When Idaho state education leaders pitched a social-emotional learning proposal to lawmakers recently, one member of the state’s House Education Committee compared the plan to the dystopian behavior control in the futuristic novel “Brave New World.”
Others said it’s parents’ job—not schools'—to help children develop self-control and relationship skills. Some at the Feb. 11 meeting were skeptical, noting that social-emotional learning is part of a national movement being embraced in schools across the country, which they considered problematic.
And, as Idaho Ed News first reported, some walked out of the hearing altogether.
Idaho Superintendent of Public Instruction Sherri Ybarra told Education Week that she was puzzled by the response, especially since the budget presentation focused largely on helping teachers work with students who’ve been exposed to trauma.
“We want to make sure we are connecting parents and students and teachers with the right tools and the right resources to get them the help that they need,” Ybarra said. “I don’t think there is any other way to talk about this. It is not a blue issue. It is not a red issue.”
The reception Idaho leaders faced is a slice of pushback that occasionally bubbles up around the country as interest grows in social-emotional learning efforts.
‘New Age Nanny State’
Ybarra, an elected Republican, said she’s learned since the meeting that some lawmakers had circulated materials from the Massachusetts-based Pioneer Institute, which is known for its opposition to the Common Core State Standards. That organization refers to SEL as part of a “New Age nanny state.”
At the hearing Tuesday, Idaho Rep. Tony Wisniewski, a Republican, asked his fellow committee members to remember their own childhood experiences.
“Think about the school environment that we had,” Wisniewski, says in a recording of the hearing, “and the respect that we had for teachers and other students. And the discipline that was enforced not only by the teachers but by our parents, who, if they found out we were misbehaving in school, would undoubtedly support the teachers and take us to the woodshed if necessary. ... Now we jump forward to the 2020s. To me ... it appears we are trying to get the collective behavioral approach that was depicted in ‘Brave New World.’ ”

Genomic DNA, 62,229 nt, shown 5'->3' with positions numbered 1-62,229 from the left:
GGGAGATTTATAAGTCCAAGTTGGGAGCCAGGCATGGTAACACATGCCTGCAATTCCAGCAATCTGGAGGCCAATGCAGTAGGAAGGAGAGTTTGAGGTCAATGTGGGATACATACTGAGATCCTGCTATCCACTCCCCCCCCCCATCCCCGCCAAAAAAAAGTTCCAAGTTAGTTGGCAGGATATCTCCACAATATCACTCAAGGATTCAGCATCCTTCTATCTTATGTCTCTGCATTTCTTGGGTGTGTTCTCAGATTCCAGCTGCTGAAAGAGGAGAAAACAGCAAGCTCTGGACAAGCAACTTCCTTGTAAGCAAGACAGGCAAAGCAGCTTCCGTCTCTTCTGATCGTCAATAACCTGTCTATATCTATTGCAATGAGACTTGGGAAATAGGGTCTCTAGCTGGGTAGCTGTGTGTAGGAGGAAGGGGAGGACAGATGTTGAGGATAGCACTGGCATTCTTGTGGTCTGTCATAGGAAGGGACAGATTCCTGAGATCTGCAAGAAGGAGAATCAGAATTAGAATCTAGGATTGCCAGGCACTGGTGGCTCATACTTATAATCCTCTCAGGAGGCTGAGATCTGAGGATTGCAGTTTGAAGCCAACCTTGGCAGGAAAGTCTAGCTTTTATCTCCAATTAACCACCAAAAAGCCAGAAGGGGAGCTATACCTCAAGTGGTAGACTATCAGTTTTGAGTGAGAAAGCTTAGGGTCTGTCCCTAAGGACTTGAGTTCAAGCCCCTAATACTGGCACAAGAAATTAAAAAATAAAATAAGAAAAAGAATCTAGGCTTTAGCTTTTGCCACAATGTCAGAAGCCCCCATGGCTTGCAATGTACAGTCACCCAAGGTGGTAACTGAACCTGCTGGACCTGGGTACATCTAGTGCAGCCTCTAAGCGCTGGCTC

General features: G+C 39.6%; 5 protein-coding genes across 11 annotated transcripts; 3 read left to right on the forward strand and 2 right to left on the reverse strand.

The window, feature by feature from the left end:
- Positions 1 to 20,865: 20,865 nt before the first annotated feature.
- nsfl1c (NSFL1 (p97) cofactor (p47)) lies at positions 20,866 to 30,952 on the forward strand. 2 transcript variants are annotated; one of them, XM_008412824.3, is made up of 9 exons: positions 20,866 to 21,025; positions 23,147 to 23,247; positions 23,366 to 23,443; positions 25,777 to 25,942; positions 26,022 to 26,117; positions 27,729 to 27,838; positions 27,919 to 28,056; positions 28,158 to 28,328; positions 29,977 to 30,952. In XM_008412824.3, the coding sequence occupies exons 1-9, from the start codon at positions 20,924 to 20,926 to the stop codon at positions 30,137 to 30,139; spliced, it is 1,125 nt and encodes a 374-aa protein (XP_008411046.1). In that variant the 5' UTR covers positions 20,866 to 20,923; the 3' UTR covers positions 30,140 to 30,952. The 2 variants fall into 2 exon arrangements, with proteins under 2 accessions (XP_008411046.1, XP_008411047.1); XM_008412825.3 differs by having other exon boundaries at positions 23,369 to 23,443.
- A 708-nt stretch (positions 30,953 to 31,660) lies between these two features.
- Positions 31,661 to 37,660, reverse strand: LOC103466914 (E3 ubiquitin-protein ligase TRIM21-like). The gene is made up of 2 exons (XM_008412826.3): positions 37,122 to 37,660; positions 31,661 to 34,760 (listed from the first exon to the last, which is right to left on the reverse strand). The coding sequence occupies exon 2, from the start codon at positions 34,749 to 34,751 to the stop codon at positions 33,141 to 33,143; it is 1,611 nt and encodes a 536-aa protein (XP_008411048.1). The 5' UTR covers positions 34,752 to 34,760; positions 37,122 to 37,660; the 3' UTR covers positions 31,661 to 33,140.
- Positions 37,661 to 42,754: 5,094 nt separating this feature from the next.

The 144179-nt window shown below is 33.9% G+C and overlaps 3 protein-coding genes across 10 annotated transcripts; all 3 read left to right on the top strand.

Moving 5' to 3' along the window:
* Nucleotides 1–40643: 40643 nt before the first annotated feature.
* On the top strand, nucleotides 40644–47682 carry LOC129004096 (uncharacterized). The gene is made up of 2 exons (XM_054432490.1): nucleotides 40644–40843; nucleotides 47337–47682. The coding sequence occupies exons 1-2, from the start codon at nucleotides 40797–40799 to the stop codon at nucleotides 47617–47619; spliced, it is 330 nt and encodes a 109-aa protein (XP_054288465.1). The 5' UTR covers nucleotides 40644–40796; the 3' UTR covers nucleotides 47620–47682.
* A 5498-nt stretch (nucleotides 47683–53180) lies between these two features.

SEL is an education approach that emphasizes direct instruction of skills like how to resolve conflicts and understand differing points of view, changing school policies to be more developmentally sensitive, and working with family and community partners to meet students’ non-academic needs.
Across the country, states have helped vet social-emotional learning programs; they’ve charted out developmentally sensitive benchmarks that show what qualities like social awareness look like at different grade levels; and they’ve offered teacher professional development in “whole child” approaches to education. Those efforts are well-received in many areas. But they’ve also faced resistance reminiscent of some other contentious education policy debates over issues like state standards.
A $1 Million Ask
Ybarra and Eric Studebaker, the director of student engagement and safety coordination at the Idaho education department, had pitched a budget request to the House education committee: $1 million to help develop voluntary statewide professional development for educators and administrators in social-emotional learning.
Among the things the training would address: how to identify evidence-based SEL programs, how to assess a school or district’s readiness to implement those programs, and how to help teachers recognize students’ emotional struggles and address misbehavior.